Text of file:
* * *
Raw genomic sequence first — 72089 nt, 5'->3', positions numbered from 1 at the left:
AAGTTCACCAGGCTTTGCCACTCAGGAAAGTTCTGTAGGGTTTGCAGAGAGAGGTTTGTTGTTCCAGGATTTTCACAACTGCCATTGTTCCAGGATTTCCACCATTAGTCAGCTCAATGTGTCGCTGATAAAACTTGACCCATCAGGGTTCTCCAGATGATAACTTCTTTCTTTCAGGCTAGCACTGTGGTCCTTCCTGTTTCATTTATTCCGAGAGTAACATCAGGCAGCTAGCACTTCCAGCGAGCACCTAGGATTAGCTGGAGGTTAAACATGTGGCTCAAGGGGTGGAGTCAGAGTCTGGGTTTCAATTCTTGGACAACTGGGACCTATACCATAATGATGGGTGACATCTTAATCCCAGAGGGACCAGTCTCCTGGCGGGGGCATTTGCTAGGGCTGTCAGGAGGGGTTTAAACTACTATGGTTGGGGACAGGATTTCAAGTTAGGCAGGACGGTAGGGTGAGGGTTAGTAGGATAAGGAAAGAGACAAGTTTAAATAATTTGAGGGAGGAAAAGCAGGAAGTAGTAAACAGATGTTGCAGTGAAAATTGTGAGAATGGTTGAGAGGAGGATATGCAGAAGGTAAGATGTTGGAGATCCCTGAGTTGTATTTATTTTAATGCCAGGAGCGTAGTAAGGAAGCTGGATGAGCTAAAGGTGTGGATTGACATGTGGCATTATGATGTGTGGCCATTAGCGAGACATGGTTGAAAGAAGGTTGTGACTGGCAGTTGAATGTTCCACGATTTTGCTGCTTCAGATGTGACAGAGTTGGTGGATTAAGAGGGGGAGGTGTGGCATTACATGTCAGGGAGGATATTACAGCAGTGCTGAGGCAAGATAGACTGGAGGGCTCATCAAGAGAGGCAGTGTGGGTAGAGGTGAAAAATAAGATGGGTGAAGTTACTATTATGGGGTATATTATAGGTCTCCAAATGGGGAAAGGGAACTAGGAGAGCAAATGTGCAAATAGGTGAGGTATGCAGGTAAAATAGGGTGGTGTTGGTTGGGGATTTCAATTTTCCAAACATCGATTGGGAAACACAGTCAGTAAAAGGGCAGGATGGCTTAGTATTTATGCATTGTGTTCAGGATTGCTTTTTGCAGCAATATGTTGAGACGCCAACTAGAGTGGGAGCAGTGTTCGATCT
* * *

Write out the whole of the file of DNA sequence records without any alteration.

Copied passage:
Raw genomic sequence first — 72089 nt, 5'->3', positions numbered from 1 at the left:
AAGTTCACCAGGCTTTGCCACTCAGGAAAGTTCTGTAGGGTTTGCAGAGAGAGGTTTGTTGTTCCAGGATTTTCACAACTGCCATTGTTCCAGGATTTCCACCATTAGTCAGCTCAATGTGTCGCTGATAAAACTTGACCCATCAGGGTTCTCCAGATGATAACTTCTTTCTTTCAGGCTAGCACTGTGGTCCTTCCTGTTTCATTTATTCCGAGAGTAACATCAGGCAGCTAGCACTTCCAGCGAGCACCTAGGATTAGCTGGAGGTTAAACATGTGGCTCAAGGGGTGGAGTCAGAGTCTGGGTTTCAATTCTTGGACAACTGGGACCTATACCATAATGATGGGTGACATCTTAATCCCAGAGGGACCAGTCTCCTGGCGGGGGCATTTGCTAGGGCTGTCAGGAGGGGTTTAAACTACTATGGTTGGGGACAGGATTTCAAGTTAGGCAGGACGGTAGGGTGAGGGTTAGTAGGATAAGGAAAGAGACAAGTTTAAATAATTTGAGGGAGGAAAAGCAGGAAGTAGTAAACAGATGTTGCAGTGAAAATTGTGAGAATGGTTGAGAGGAGGATATGCAGAAGGTAAGATGTTGGAGATCCCTGAGTTGTATTTATTTTAATGCCAGGAGCGTAGTAAGGAAGCTGGATGAGCTAAAGGTGTGGATTGACATGTGGCATTATGATGTGTGGCCATTAGCGAGACATGGTTGAAAGAAGGTTGTGACTGGCAGTTGAATGTTCCACGATTTTGCTGCTTCAGATGTGACAGAGTTGGTGGATTAAGAGGGGGAGGTGTGGCATTACATGTCAGGGAGGATATTACAGCAGTGCTGAGGCAAGATAGACTGGAGGGCTCATCAAGAGAGGCAGTGTGGGTAGAGGTGAAAAATAAGATGGGTGAAGTTACTATTATGGGGTATATTATAGGTCTCCAAATGGGGAAAGGGAACTAGGAGAGCAAATGTGCAAATAGGTGAGGTATGCAGGTAAAATAGGGTGGTGTTGGTTGGGGATTTCAATTTTCCAAACATCGATTGGGAAACACAGTCAGTAAAAGGGCAGGATGGCTTAGTATTTATGCATTGTGTTCAGGATTGCTTTTTGCAGCAATATGTTGAGACGCCAACTAGAGTGGGAGCAGTGTTCGATCT